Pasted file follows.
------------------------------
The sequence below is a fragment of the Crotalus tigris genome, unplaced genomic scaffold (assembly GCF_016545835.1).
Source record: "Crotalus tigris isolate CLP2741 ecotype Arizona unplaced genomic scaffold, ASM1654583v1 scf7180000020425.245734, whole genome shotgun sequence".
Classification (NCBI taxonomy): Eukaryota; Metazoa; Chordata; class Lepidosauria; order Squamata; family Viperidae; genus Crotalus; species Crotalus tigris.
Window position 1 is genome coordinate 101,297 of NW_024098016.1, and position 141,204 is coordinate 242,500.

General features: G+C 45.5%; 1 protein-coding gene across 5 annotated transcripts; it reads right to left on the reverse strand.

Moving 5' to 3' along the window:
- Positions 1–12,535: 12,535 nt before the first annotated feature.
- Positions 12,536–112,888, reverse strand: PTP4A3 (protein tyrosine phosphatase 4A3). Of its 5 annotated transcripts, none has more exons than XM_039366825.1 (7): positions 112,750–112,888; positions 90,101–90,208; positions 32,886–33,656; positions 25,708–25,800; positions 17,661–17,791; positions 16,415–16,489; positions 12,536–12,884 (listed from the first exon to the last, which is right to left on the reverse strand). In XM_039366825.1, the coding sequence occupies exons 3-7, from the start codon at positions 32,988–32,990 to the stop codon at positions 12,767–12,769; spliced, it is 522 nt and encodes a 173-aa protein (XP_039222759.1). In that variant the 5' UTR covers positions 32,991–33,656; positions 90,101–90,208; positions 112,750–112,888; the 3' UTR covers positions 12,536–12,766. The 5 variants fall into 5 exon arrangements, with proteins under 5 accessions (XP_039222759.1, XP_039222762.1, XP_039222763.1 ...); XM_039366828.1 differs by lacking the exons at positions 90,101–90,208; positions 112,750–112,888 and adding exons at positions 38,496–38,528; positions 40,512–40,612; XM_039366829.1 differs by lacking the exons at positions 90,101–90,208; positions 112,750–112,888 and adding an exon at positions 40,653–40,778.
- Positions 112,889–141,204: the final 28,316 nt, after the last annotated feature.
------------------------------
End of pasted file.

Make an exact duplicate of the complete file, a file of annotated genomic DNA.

The sequence below is a fragment of the Crotalus tigris genome, unplaced genomic scaffold (assembly GCF_016545835.1).
Source record: "Crotalus tigris isolate CLP2741 ecotype Arizona unplaced genomic scaffold, ASM1654583v1 scf7180000020425.245734, whole genome shotgun sequence".
Classification (NCBI taxonomy): Eukaryota; Metazoa; Chordata; class Lepidosauria; order Squamata; family Viperidae; genus Crotalus; species Crotalus tigris.
Window position 1 is genome coordinate 101,297 of NW_024098016.1, and position 141,204 is coordinate 242,500.

General features: G+C 45.5%; 1 protein-coding gene across 5 annotated transcripts; it reads right to left on the reverse strand.

Moving 5' to 3' along the window:
- Positions 1–12,535: 12,535 nt before the first annotated feature.
- Positions 12,536–112,888, reverse strand: PTP4A3 (protein tyrosine phosphatase 4A3). Of its 5 annotated transcripts, none has more exons than XM_039366825.1 (7): positions 112,750–112,888; positions 90,101–90,208; positions 32,886–33,656; positions 25,708–25,800; positions 17,661–17,791; positions 16,415–16,489; positions 12,536–12,884 (listed from the first exon to the last, which is right to left on the reverse strand). In XM_039366825.1, the coding sequence occupies exons 3-7, from the start codon at positions 32,988–32,990 to the stop codon at positions 12,767–12,769; spliced, it is 522 nt and encodes a 173-aa protein (XP_039222759.1). In that variant the 5' UTR covers positions 32,991–33,656; positions 90,101–90,208; positions 112,750–112,888; the 3' UTR covers positions 12,536–12,766. The 5 variants fall into 5 exon arrangements, with proteins under 5 accessions (XP_039222759.1, XP_039222762.1, XP_039222763.1 ...); XM_039366828.1 differs by lacking the exons at positions 90,101–90,208; positions 112,750–112,888 and adding exons at positions 38,496–38,528; positions 40,512–40,612; XM_039366829.1 differs by lacking the exons at positions 90,101–90,208; positions 112,750–112,888 and adding an exon at positions 40,653–40,778.
- Positions 112,889–141,204: the final 28,316 nt, after the last annotated feature.